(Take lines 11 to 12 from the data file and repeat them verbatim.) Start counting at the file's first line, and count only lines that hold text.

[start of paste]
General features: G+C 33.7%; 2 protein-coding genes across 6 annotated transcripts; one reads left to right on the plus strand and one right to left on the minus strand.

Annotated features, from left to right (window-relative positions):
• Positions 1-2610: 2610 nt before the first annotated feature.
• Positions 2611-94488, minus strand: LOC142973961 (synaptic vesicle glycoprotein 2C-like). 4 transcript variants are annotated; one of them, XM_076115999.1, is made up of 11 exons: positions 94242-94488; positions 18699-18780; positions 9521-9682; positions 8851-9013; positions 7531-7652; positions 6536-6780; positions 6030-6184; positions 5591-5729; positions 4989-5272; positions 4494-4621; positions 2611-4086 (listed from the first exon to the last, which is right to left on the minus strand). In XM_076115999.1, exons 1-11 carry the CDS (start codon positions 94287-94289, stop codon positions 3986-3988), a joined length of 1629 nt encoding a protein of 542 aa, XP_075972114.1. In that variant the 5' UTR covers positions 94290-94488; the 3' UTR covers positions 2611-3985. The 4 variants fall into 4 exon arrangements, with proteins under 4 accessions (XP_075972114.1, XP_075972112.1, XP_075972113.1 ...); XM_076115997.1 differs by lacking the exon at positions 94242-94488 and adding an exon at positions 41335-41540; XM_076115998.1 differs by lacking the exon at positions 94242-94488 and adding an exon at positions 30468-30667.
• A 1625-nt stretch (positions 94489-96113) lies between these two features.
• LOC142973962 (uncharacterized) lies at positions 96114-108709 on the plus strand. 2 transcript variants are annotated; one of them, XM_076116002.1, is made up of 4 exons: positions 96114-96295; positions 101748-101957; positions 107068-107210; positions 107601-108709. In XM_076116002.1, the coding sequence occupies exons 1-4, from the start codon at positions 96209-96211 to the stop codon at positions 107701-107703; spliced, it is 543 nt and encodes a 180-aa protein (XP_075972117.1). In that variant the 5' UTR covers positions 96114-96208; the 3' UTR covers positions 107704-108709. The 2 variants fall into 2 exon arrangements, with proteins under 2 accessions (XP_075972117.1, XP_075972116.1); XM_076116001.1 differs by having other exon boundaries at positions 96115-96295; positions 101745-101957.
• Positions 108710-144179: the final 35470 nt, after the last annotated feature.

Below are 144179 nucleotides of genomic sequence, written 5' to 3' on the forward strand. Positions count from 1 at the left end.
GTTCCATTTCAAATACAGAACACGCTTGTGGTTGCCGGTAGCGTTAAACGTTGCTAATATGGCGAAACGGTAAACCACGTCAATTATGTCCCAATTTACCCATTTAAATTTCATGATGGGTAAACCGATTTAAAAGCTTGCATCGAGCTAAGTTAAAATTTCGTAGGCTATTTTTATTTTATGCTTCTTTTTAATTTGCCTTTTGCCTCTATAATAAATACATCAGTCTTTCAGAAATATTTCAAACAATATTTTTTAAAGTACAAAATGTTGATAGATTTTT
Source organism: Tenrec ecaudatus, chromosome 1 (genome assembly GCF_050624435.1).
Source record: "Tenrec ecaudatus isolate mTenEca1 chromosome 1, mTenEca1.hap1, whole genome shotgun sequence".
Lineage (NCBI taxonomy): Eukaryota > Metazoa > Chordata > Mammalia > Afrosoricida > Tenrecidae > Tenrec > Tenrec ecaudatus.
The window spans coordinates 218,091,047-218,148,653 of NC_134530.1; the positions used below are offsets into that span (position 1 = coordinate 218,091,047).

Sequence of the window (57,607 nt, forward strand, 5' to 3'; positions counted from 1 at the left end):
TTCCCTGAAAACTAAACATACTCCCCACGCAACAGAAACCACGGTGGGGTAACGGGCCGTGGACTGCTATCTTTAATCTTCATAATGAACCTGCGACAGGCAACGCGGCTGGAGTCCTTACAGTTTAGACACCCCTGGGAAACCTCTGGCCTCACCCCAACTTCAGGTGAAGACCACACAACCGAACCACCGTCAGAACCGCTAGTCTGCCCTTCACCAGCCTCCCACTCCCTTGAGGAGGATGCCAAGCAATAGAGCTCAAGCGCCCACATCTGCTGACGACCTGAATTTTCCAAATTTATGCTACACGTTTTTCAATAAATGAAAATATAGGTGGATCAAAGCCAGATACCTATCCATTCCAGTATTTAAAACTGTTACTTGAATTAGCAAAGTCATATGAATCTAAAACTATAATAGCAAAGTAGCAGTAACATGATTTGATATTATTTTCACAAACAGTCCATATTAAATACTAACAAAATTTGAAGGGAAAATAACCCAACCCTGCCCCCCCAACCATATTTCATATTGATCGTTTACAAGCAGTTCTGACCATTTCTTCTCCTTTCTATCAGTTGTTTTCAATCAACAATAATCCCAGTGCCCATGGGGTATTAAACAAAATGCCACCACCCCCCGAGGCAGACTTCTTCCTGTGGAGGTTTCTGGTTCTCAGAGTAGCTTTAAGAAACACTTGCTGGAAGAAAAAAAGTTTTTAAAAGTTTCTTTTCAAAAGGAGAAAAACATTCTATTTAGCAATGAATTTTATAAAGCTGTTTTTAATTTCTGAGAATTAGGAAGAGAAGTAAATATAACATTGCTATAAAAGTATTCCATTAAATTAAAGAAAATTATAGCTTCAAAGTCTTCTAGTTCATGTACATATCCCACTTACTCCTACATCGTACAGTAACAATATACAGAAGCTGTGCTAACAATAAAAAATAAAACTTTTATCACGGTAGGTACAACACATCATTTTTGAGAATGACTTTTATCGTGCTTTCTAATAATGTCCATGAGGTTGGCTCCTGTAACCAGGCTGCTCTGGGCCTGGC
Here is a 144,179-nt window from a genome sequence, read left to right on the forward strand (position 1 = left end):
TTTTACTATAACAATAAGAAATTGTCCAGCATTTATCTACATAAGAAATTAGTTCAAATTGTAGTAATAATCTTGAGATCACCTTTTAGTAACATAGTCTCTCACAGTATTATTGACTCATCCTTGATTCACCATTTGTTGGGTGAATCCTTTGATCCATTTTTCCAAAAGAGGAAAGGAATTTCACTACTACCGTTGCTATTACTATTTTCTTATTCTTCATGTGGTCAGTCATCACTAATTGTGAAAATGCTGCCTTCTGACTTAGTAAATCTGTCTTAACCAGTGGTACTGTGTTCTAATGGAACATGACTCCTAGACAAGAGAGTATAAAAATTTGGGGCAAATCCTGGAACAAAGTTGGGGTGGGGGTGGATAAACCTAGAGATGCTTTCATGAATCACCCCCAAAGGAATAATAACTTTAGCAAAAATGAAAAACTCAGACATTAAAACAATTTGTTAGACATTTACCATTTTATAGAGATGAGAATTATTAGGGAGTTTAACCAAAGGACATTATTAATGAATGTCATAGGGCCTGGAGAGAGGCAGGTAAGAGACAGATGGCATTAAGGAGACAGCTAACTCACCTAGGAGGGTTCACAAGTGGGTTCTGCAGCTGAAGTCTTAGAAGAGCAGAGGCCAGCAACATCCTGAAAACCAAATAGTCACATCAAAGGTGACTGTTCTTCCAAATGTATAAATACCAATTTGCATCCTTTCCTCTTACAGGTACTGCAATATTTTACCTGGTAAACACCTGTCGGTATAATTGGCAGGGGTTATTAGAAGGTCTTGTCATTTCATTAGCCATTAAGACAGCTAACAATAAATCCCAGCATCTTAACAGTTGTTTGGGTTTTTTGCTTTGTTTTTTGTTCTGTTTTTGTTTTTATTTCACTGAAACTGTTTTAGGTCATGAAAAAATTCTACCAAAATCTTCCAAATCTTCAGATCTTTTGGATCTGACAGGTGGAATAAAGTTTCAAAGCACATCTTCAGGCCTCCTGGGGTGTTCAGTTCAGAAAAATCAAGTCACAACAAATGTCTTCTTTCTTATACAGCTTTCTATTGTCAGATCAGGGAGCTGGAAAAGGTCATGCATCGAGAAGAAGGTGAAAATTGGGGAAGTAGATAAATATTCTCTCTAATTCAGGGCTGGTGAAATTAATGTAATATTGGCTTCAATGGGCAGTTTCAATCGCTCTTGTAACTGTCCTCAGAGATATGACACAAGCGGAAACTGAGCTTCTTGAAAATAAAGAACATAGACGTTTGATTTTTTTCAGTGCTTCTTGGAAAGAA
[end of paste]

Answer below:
Source record: "Tenrec ecaudatus isolate mTenEca1 chromosome 1, mTenEca1.hap1, whole genome shotgun sequence".
Lineage (NCBI taxonomy): Eukaryota > Metazoa > Chordata > Mammalia > Afrosoricida > Tenrecidae > Tenrec > Tenrec ecaudatus.